PROSPER ACT NOT PROSPEROUS FOR STUDENTS — Lynn Jenkins, US Congresswoman Kansas 2nd district talks with Valon Jones, ICC and Nicci Wiltse, Neosho County Community College, when she met with area colleges to discuss their concerns with congress funding of the TRIO programs. Steve McBride | Staff Photo
PROSPER ACT NOT PROSPEROUS FOR STUDENTS — Lynn Jenkins, US Congresswoman Kansas 2nd district talks with Valon Jones, ICC and Nicci Wiltse, Neosho County Community College, when she met with area colleges to discuss their concerns with congress funding of the TRIO programs. Steve McBride | Staff Photo

Independence Community College played host to Lynn Jenkins, Kansas US Congresswoman, 2nd district, as she made a quick visit to hear from the area community colleges and their concerns about congressional proposals circulating in congress. "We have an opportunity to work really hard on education issues between now and the end of the year for all of you and I'm here for you to tell me what I need to know so I can serve you (colleges)," said Jenkins. 

The area colleges in attendance were Independence Community College, Neosho Community College, Labette Community College, Coffeyville Community College and Wichita State University. Though there were a variety of topics briefly discussed, the main topic of concern the colleges wanted to address was the PROSPER Act. 

The Promoting Real Opportunity, Success and Prosperity through Education Reform (PROSPER) Act, proposes many reforms to the Federal TRIO programs (TRIO) that if enacted would endanger students ability to secure and/or retain TRIO program funding in the future. 

The TRIO program consists of the Upward Bound program whose goal is to increase the rate of which participants complete secondary education and enroll in and graduate from a program of postsecondary education. The Student Support Services (SSS) is intended to increase graduates of low-income, first generation college students and the 

Talent Search program is an outreach program to support students from disadvantaged backgrounds who have potential to succeed in higher education. 

Under the PROSPER Act some of the provisions will threaten the TRIO programs by requiring institutions to have to match 20 percent of federal funds with their own money which could hurt students who are in need of financial aid. Most community colleges, especially in southeast Kansas, serve low-income, first generation students and students with disabilities that do not have the capacity to meet a matching requirement.

It was also mentioned in the group that a provision in the PROSPER Act essentially punishes colleges that invest their own money in their programs to help students. However, it must be mentioned the PROSPER Act does provide some positive provisions such as "Pell Bonus" grants of an additional $300 for students after they complete 15 or more credits per semester. The act would also eliminate original fees on student loans and would attempt to simplify the government's student loan program.

"The affect of this act on the TRIO program would be devastating. We're talking about southeast Kansas and the amount of poverty in this region and the low college bound rate. This is the epicenter for generational poverty for the state. These programs give students the opportunity to think about going to college for the first time. With what this act presents to the colleges, financially, we must determine whether we can keep these programs or not," a member of Labette Community College stated.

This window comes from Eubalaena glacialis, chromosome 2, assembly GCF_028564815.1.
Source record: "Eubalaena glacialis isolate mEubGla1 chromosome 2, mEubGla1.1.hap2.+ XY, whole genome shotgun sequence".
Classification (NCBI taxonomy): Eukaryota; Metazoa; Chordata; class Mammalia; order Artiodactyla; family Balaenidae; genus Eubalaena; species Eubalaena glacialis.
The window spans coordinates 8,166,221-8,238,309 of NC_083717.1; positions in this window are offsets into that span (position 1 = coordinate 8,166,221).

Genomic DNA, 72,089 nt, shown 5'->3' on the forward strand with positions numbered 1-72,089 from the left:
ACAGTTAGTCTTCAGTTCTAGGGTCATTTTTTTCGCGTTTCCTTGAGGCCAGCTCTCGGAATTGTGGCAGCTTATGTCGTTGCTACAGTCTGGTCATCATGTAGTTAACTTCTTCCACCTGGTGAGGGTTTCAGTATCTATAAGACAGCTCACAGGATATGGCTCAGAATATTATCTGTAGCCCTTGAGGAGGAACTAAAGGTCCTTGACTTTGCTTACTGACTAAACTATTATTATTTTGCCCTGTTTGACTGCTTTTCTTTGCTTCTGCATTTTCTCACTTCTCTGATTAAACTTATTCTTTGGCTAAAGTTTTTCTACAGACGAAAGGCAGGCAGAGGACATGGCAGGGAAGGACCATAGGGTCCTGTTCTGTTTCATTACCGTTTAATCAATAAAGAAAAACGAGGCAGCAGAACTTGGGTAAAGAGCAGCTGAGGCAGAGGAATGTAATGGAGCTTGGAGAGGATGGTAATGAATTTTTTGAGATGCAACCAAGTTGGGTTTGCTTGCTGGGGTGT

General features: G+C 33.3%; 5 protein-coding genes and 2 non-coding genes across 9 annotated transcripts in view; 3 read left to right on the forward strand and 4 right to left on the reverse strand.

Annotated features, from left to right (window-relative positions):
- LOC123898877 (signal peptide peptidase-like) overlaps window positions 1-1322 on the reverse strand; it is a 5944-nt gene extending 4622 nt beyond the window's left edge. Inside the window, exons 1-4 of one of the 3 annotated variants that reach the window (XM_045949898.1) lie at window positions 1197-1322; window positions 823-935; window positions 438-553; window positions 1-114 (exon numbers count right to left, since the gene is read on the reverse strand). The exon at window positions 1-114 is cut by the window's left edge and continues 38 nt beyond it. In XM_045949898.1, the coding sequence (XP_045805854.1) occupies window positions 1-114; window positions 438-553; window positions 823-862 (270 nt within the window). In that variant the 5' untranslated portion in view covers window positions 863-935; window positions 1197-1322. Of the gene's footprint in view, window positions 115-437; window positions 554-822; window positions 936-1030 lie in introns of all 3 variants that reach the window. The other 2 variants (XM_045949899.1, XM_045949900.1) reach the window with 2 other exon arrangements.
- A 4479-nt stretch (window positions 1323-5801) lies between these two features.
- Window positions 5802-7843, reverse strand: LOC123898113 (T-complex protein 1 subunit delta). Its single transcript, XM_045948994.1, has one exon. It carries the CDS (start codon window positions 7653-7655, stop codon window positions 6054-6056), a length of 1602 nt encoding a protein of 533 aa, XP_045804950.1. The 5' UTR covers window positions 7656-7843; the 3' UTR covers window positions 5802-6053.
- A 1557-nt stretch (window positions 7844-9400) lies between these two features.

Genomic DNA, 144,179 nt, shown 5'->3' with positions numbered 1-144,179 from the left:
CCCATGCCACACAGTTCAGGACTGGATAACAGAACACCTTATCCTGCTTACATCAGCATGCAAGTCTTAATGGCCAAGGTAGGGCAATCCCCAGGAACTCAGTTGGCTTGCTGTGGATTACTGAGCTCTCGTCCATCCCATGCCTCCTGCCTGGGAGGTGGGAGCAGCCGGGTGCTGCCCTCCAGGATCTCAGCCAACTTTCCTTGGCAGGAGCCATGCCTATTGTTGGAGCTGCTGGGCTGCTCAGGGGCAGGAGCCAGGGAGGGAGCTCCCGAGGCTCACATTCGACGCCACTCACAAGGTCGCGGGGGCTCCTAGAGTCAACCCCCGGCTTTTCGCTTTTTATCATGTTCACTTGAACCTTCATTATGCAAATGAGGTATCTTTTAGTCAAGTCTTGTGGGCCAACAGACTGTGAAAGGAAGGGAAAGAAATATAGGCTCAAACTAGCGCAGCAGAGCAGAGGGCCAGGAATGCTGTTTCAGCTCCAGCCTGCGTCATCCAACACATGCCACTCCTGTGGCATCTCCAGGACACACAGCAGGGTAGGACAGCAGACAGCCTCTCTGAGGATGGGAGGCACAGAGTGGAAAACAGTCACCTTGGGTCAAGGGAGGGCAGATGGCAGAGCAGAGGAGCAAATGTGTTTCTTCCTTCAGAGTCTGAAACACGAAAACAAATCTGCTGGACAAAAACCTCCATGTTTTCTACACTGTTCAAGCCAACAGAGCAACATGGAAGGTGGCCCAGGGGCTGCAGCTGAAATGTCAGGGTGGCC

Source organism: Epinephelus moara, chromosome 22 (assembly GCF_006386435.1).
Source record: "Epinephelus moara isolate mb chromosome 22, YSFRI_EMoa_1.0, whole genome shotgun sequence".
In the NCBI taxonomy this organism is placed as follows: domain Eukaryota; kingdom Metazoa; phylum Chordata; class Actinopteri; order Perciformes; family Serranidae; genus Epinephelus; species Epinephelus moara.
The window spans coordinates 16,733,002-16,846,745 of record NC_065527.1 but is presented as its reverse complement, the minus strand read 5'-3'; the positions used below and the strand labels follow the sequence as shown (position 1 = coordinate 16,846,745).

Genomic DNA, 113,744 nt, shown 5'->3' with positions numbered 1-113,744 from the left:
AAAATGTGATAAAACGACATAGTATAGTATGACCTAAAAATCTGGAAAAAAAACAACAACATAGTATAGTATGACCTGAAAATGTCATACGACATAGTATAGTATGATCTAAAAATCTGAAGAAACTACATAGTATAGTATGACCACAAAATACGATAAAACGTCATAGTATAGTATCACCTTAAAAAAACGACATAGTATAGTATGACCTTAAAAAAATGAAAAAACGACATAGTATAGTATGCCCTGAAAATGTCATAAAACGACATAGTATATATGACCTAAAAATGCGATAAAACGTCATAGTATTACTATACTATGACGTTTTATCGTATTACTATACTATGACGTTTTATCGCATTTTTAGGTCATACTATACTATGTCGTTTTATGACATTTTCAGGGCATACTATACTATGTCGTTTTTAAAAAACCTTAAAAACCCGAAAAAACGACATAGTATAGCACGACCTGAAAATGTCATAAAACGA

Preston Haddan, Labette Community College (LCC), Talent Search project director, said, "I have grown up in this area and seen the increase in the poverty level. If we didn't have the TRIO programs we would have so many young people that would not even give college a second thought and we would have a higher dropout rate from high school. Southeast Kansas needs these programs badly and if the PROSPER Act is enacted it is going to cripple these colleges if we have to start coming up with the money to fund them."

Valon Jones, ICC Upward Bound director, said,"Trio and the Gear Up programs focus and expose students to college. We take them to college campuses and that is an important part of the TRIO program to show students they can go to college. We are there for people who are serious about going to college, getting out of their situation and showing them going to college is a reality and how to make it a reality and affordable through the TRIO program." 

"In the documentation on the PROSPER Act one of the points they make is they are considering not funding Student Support Services by stating, 'There is limited evidence of effectiveness of these programs.' If you look at the Department of Education's website it will tell you persistence for students in the TRIO program exceeded that of those students that were not. I don't see how someone in congress can say there is limited evidence that proves otherwise. It clearly shows how these programs benefit the students. These are the students we want to see break the cycle of poverty, get a good job, bring back their education to their communities or start a business. 

"I don't know where they were looking for evidence and saying the administration believes these services could be provided by programs on the campuses without funding, they are wrong," said Dan Barwick, ICC president. 

As the meeting came to a conclusion, Jenkins told the group she will be taking all the information she gained during the brief encounter and make a point their voices are heard and the facts are presented to the Congressional body before any decisions are made on the PROSPER Act.